A Scary Time in Lebanon
Yesterday was a scary day in Beirut. Protests and gunfire went on for many hours. Many of the bullets were flying very near Anera’s office. Six people died and more than 30 were injured. Thankfully, our staff was able to evacuate the office and get home safely.
I am really concerned about the safety of the country, my family, and my staff. I am concerned that what happened yesterday starts happening more often. It’s being described by some as a sectarian conflict, but I don’t think so. The main issue is that the families of the blast victims are demanding justice and that people be held accountable. Yesterday’s violence was an attempt to shift attention from the trial to something else. There may never be justice. If you live in a country where there is no justice, what do you have left? Why would young people want to stay? This, I think, is the biggest reason why so many people are leaving Lebanon. They are losing hope for a just and modern state.
On top of this upheaval is the continued deterioration of the economy.
An average person is paid 1 or 2 million Lebanese lira (LL) a month – the equivalent to the cost of 7- 8 hours of electricity by private generators. So they end up having to choose which essentials to do without. Gas or food? Electricity or medicine? A bottle of gas is now 200,000 LL and an average household needs at least two bottles a month. More and more people are rapidly falling into poverty. And these are the middle class. Imagine how bad it is for people who were living in poverty before the economic collapse.
One example is Isha, the person who cleans our Beirut office. She is a mother of four and just recently she decided she had to take her daughter out of school because of the cost of transport. It costs twice as much for her to get to school than the school fees themselves! Don’t worry, Anera has helped her with this and her daughter is back at school. This sadly is becoming a typical story. In fact, Anera has just started a new program called Sama, to slow the rates of early marriage among girls in Lebanon. Our teams have identified hundreds of cases of girls forced to leave school because their families can’t afford either their school fees or transportation fees. And this is just in one region of the country, Akkar.
No Safety Nets in Lebanon
In the past Lebanon had a social security system, which any employee would benefit from. This would provide things like pensions, hospitalization benefits, medicines. Now, this system is collapsing along with the broader collapse of the country. Can you imagine that people who worked all of their lives are now finding their savings are worthless? They are paid in Lebanese money, which has very little value. Even insurance policies aren’t working at hospitals or health clinics pending renegotiating prices and new policies.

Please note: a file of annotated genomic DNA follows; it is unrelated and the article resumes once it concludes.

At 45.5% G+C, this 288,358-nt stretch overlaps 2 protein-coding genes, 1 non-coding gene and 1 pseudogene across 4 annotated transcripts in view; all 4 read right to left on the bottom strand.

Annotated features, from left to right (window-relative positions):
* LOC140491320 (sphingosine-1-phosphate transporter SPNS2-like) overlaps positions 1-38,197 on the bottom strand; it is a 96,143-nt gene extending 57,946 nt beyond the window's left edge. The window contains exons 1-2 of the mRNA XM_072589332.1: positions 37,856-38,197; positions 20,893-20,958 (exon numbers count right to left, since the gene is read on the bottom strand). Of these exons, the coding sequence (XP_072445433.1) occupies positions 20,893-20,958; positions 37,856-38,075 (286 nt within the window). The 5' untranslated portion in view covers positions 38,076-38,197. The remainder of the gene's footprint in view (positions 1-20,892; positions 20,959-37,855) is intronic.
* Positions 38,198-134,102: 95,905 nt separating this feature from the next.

Anera is getting more and more requests for help from people and organizations. In lieu of a government safety net, they rely on organizations like Anera for their livelihoods and even survival.
The impact of Anera’s program is much greater than anyone would imagine. Not only are Anera’s food and medicine deliveries meeting immediate needs, but also cash-for-work and vocational training programs are helping young people earn incomes and learn marketable trades.
Perhaps most important are our youth-led initiatives. They are taking action in their own communities to improve things. They bring hope. What we do is not just about saving lives. It’s about reviving hope and bringing positive change.
What hurts this country most is the loss of so many of its most talented and idealistic people. I believe that we at Anera are contributing to keeping some of this talent home.
Small Business Saturday is the last Saturday in November, falling between Black Friday and Cyber Monday. It was set up to encourage consumers to support local businesses by shopping small. We also think the occasion is a perfect one to…
Thanksgiving is about coming together with hope. 🧑🤝🧑 This holiday season, we encourage you to think about how you can give thanks and give back. We also want to take advantage of the opportunity to thank you for being a…
Both of my maternal grandparents spent their formative years in Lebanon before emigrating to the United States, where they eventually met. My grandmother, Melia Kiame, and her older sister Emily attended a boarding school in Beirut run by German Lutherans….